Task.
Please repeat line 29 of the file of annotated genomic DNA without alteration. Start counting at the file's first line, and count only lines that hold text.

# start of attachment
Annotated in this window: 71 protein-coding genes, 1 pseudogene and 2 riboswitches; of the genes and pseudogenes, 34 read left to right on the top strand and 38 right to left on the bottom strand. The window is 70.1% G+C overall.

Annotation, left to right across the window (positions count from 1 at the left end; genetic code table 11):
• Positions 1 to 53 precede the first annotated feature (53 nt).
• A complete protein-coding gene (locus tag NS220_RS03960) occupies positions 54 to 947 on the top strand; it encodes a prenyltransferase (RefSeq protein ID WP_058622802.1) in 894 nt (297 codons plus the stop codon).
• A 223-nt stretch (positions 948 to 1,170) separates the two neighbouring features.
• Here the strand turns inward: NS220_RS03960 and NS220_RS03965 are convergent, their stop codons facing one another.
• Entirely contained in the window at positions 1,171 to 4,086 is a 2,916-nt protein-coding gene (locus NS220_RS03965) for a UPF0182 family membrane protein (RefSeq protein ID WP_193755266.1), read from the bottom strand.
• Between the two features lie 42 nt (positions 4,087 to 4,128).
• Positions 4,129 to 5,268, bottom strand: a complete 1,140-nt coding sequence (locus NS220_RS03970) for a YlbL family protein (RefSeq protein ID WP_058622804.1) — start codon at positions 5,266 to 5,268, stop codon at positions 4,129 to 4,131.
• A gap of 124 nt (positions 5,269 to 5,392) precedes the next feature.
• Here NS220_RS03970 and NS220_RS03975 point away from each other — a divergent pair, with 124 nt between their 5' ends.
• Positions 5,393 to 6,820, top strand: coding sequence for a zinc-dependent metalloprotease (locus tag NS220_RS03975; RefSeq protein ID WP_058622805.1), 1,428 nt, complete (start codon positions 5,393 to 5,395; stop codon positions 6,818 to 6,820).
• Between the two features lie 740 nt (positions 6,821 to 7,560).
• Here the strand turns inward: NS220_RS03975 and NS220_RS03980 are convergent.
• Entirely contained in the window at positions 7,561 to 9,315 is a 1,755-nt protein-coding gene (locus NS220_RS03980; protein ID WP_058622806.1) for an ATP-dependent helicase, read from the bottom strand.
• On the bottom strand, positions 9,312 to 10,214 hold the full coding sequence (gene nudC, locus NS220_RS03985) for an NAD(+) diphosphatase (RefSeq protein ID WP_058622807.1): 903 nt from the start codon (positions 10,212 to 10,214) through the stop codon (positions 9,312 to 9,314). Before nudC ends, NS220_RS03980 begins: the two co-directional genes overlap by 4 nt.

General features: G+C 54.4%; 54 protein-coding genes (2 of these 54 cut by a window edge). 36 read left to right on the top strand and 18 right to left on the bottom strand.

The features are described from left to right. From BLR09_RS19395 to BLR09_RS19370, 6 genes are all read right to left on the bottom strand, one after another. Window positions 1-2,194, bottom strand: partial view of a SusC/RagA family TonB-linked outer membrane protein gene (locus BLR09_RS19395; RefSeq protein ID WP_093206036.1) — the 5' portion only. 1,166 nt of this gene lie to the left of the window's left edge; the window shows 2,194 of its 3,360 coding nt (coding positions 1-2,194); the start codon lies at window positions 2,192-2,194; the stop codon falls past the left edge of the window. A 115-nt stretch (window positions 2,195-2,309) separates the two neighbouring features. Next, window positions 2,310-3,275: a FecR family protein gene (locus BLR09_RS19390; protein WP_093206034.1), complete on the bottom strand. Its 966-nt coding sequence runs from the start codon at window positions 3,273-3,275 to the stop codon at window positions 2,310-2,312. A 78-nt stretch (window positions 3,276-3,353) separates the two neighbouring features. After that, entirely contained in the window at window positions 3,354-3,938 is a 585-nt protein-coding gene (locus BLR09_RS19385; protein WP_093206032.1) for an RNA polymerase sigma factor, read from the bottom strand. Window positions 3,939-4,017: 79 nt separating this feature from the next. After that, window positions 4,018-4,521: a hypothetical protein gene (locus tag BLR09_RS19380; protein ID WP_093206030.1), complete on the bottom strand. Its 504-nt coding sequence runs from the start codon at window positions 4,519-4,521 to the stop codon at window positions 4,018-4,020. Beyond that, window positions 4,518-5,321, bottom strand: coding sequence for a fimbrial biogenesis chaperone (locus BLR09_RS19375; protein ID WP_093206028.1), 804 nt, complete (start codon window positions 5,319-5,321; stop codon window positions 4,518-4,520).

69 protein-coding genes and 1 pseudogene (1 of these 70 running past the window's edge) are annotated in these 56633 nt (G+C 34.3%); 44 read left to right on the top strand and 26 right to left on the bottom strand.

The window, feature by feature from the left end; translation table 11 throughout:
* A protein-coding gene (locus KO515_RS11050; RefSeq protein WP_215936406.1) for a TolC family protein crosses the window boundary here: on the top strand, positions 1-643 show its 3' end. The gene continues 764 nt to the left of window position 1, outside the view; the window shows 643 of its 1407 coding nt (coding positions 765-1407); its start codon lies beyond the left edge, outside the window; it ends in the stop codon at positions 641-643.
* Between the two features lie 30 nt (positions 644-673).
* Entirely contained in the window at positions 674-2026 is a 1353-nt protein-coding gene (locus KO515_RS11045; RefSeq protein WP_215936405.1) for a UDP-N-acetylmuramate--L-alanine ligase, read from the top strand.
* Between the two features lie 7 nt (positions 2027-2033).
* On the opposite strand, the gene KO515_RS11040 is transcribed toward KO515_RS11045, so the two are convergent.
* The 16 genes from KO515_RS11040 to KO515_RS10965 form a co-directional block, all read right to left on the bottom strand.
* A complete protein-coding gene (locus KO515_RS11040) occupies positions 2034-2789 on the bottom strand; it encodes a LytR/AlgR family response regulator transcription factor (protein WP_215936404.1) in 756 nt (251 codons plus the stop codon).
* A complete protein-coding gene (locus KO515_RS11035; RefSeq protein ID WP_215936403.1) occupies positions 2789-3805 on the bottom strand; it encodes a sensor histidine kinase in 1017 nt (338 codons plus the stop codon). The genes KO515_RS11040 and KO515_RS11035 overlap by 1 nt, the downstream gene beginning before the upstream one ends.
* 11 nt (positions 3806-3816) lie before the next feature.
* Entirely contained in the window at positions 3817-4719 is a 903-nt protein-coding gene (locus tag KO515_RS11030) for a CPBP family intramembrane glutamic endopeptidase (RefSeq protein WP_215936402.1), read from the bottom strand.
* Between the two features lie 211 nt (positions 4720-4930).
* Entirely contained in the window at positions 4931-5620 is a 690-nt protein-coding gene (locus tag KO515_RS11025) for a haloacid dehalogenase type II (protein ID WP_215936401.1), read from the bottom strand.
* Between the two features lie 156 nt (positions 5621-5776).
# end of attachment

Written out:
* 11 nt (positions 3806-3816) lie before the next feature.